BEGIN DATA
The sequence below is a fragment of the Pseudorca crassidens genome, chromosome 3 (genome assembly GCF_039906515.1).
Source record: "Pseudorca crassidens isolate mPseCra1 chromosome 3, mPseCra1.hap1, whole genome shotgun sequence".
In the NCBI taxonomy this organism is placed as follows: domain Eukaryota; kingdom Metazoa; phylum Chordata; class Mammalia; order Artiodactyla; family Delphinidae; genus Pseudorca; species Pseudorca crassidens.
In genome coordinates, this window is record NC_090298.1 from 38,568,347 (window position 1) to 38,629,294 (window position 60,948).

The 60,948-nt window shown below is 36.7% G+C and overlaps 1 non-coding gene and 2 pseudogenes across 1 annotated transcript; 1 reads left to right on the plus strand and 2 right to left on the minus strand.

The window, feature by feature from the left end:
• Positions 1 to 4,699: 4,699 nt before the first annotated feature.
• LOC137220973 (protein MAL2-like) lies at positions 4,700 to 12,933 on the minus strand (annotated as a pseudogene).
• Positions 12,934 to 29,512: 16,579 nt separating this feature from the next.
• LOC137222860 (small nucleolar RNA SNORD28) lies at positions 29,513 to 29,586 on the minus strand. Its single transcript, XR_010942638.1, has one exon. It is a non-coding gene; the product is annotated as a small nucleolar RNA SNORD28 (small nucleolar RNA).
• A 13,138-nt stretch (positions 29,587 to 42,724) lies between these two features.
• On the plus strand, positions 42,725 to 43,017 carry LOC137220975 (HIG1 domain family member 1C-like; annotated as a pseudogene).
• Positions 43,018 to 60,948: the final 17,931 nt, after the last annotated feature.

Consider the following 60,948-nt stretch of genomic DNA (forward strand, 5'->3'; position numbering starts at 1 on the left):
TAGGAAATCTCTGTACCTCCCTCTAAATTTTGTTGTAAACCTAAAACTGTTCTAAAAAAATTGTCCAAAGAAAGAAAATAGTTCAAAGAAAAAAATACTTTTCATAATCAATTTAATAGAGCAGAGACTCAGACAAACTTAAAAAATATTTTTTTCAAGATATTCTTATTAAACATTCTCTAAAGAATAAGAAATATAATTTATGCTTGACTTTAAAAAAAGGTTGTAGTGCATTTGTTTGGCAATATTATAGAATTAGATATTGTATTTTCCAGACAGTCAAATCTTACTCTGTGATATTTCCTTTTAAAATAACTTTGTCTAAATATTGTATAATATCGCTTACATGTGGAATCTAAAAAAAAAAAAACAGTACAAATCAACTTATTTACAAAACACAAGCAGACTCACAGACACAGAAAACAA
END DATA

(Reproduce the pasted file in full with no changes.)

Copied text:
The sequence below is a fragment of the Pseudorca crassidens genome, chromosome 3 (genome assembly GCF_039906515.1).
Source record: "Pseudorca crassidens isolate mPseCra1 chromosome 3, mPseCra1.hap1, whole genome shotgun sequence".
In the NCBI taxonomy this organism is placed as follows: domain Eukaryota; kingdom Metazoa; phylum Chordata; class Mammalia; order Artiodactyla; family Delphinidae; genus Pseudorca; species Pseudorca crassidens.
In genome coordinates, this window is record NC_090298.1 from 38,568,347 (window position 1) to 38,629,294 (window position 60,948).

The 60,948-nt window shown below is 36.7% G+C and overlaps 1 non-coding gene and 2 pseudogenes across 1 annotated transcript; 1 reads left to right on the plus strand and 2 right to left on the minus strand.

The window, feature by feature from the left end:
• Positions 1 to 4,699: 4,699 nt before the first annotated feature.
• LOC137220973 (protein MAL2-like) lies at positions 4,700 to 12,933 on the minus strand (annotated as a pseudogene).
• Positions 12,934 to 29,512: 16,579 nt separating this feature from the next.
• LOC137222860 (small nucleolar RNA SNORD28) lies at positions 29,513 to 29,586 on the minus strand. Its single transcript, XR_010942638.1, has one exon. It is a non-coding gene; the product is annotated as a small nucleolar RNA SNORD28 (small nucleolar RNA).
• A 13,138-nt stretch (positions 29,587 to 42,724) lies between these two features.
• On the plus strand, positions 42,725 to 43,017 carry LOC137220975 (HIG1 domain family member 1C-like; annotated as a pseudogene).
• Positions 43,018 to 60,948: the final 17,931 nt, after the last annotated feature.

Consider the following 60,948-nt stretch of genomic DNA (forward strand, 5'->3'; position numbering starts at 1 on the left):
TAGGAAATCTCTGTACCTCCCTCTAAATTTTGTTGTAAACCTAAAACTGTTCTAAAAAAATTGTCCAAAGAAAGAAAATAGTTCAAAGAAAAAAATACTTTTCATAATCAATTTAATAGAGCAGAGACTCAGACAAACTTAAAAAATATTTTTTTCAAGATATTCTTATTAAACATTCTCTAAAGAATAAGAAATATAATTTATGCTTGACTTTAAAAAAAGGTTGTAGTGCATTTGTTTGGCAATATTATAGAATTAGATATTGTATTTTCCAGACAGTCAAATCTTACTCTGTGATATTTCCTTTTAAAATAACTTTGTCTAAATATTGTATAATATCGCTTACATGTGGAATCTAAAAAAAAAAAAACAGTACAAATCAACTTATTTACAAAACACAAGCAGACTCACAGACACAGAAAACAA